Keenness to Earn Legitimate (Halal) Earnings
Islam places great emphasis on the code of lawful and unlawful in business transactions. Many Qur’anic verses disapprove the wrongful taking of the property.
Says the Holy Qur’an:
Do not devour one another’s property wrongfully, nor throw it before the judges in order to devour a portion of other’s property sinfully and knowingly. (2:188)
Do not devour another’s property wrongfully – unless it be by trade based on mutual consent. (4:29)
The above verses prohibit the believers in no uncertain terms to devour the property of others by illegal means. The Prophet (sws) endorsed the importance of legitimate ways of earning in the following words:
Asked ‘what form of gain is the best? [the Prophet] said, ‘A man’s work with his hands, and every legitimate sale’. (Ahmad, No: 1576)
From the above it is clear that a Muslim trader must be determined to earn only through legitimate means. He should not only avoid illegitimate means in earning his provisions and livelihood but also distance himself from matters dubious and doubtful. The Prophet (sws) is also reported to have said:
Leave what makes you doubt for things that do not make you doubt. (Tirmidhi, No: 2442)
Things legitimate and illegitimate are clearly defined in Islam and, in between them, are doubtful things, which should be avoided. A true Muslim businessman should be wary of the doubtful things in order to keep himself clear in regard to his faith and his honour because one who falls into doubtful matters is sure to fall into that which is unlawful (Haram). A tradition of the Prophet (sws) states:
A time will come upon the people when one will not care as to how he gets his money whether legally or illegally. (Bukhari, No: 1941)
Foremost among the unacceptable business practices strongly condemned in Islam is Riba. Riba (interest), by definition, is the extra sum the moneylender charges from the borrower for deferred payment. Islam has forbidden all forms of Riba since it involves both oppression and exploitation. Islam strictly forbids this form of tyrannical dealings and condemns it in severe terms. The Holy Qur’an says:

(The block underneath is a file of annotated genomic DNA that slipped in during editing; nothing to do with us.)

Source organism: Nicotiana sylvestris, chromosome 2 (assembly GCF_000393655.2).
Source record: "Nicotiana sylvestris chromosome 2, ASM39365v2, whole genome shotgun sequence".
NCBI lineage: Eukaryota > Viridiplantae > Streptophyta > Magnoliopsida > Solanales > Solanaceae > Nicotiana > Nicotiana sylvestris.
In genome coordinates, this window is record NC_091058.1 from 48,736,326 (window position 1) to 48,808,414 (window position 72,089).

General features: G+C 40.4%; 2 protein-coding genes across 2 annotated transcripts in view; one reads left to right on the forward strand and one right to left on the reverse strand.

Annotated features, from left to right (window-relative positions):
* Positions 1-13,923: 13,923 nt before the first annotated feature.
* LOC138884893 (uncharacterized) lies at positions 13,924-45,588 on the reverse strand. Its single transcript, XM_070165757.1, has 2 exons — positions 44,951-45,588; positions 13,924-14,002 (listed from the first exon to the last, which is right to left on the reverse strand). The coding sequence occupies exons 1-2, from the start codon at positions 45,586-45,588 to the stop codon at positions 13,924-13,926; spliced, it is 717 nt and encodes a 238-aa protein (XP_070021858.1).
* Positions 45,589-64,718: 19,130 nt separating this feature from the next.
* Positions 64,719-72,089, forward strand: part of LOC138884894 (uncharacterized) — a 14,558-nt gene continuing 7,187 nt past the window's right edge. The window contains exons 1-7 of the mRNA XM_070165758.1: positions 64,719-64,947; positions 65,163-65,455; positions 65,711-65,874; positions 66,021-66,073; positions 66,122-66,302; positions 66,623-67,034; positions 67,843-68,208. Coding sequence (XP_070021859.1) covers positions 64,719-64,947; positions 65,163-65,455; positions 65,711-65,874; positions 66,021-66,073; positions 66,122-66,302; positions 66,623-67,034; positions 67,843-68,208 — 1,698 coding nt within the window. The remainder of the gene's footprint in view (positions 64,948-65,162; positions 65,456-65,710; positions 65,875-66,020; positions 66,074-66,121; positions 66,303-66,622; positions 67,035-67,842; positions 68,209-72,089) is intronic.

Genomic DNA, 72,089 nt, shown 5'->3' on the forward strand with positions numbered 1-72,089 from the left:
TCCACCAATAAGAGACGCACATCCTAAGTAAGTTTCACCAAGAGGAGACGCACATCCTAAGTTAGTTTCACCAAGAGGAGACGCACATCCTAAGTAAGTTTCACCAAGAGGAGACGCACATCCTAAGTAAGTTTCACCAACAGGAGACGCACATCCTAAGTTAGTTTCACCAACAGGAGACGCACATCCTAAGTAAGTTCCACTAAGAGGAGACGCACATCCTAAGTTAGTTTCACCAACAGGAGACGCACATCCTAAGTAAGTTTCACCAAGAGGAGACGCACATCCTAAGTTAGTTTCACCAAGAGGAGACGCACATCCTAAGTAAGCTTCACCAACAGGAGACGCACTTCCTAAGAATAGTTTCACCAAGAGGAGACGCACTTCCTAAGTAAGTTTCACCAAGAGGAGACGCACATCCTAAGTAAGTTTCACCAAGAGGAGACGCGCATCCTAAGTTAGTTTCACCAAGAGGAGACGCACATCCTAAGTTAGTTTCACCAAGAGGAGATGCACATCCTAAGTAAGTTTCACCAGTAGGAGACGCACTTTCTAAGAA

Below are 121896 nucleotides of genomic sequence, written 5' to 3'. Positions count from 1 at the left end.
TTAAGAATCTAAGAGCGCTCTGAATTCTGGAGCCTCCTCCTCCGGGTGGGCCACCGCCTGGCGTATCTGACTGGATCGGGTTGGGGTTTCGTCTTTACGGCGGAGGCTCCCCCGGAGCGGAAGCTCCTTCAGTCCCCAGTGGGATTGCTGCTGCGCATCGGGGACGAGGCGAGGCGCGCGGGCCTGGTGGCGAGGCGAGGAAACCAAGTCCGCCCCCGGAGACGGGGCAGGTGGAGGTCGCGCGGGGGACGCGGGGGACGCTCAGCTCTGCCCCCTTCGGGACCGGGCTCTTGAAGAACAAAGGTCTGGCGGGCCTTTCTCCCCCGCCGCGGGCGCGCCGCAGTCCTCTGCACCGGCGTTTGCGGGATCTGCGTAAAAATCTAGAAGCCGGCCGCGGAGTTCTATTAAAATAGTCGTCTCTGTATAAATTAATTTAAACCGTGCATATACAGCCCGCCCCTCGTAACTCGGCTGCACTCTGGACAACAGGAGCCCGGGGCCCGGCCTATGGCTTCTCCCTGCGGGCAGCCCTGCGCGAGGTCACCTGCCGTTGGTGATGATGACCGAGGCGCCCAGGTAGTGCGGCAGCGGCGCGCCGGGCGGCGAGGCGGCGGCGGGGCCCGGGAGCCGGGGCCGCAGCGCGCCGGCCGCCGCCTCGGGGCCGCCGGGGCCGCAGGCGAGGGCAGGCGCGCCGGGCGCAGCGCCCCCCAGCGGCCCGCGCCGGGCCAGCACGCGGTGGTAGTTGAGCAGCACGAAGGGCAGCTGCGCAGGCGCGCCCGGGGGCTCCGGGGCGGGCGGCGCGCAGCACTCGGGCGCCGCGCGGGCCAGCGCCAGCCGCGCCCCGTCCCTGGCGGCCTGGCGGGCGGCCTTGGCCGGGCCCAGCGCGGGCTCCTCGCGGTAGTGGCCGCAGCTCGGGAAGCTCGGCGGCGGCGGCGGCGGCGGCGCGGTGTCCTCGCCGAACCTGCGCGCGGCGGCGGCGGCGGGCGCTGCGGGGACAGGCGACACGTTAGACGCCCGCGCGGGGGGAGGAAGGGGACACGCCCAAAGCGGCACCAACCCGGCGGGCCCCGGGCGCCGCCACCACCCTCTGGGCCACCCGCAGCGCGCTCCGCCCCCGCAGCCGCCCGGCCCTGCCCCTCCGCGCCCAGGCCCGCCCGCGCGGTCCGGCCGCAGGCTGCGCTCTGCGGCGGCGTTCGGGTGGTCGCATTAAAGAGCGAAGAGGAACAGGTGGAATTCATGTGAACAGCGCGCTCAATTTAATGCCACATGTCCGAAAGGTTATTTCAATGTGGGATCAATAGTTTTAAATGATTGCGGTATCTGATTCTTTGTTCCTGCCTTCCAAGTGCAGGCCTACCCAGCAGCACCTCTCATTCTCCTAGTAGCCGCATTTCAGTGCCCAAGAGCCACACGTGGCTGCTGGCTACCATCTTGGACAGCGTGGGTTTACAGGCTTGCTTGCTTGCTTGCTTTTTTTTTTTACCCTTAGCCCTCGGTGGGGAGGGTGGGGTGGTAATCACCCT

Allah has permitted trading and forbidden Riba (usury). (2:275)
Devour not Riba doubled and re-doubled. (3:130)
It further states:
O you who believe! fear Allah and give up what remains of your demand for usury if you are indeed believers. If you do it not, take notice of war from Allah and his Apostle: but if you turn back you shall have your capital sums; deal not unjustly and you shall not be dealt with unjustly. (2:278)
The Sunnah is equally emphatic in denouncing Riba. The Prophet (sws) is reported to have said:
May Allah send down His curse on the one who devours Riba and the one who pays it and on the two witnesses and on the person writing it. (Ahmad, No: 624)
These and many other verses of the Qur’an and traditions of the Prophet (sws) clearly demonstrate that all those business transactions which involve interest in one form or other, are unlawful in the sight of Islam. According to the Qur’anic teachings there is a clear distinction between genuine business profits and interest; while the former is recommended and desirable, the latter is hated and undesirable.
Trade through Mutual Consent
Mutual consent between the parties is a necessary condition for the validity of a business transaction. It, therefore, follows that a sale under coercion is not acceptable in Islam. A sale transaction is to be regarded as legal only if it is made through the mutual consent of the parties concerned. Taking advantage of someone’s plight and charging high price is also a form of pecuniary exploitation and as such forbidden in Islam. The Holy Qur’an says:
O you who believe! eat not up your property among yourselves in vanities: but let there be amongst you traffic and trade by mutual goodwill: nor kill [or destroy] yourselves: for verily Allah has been to you Most Merciful. (4:29)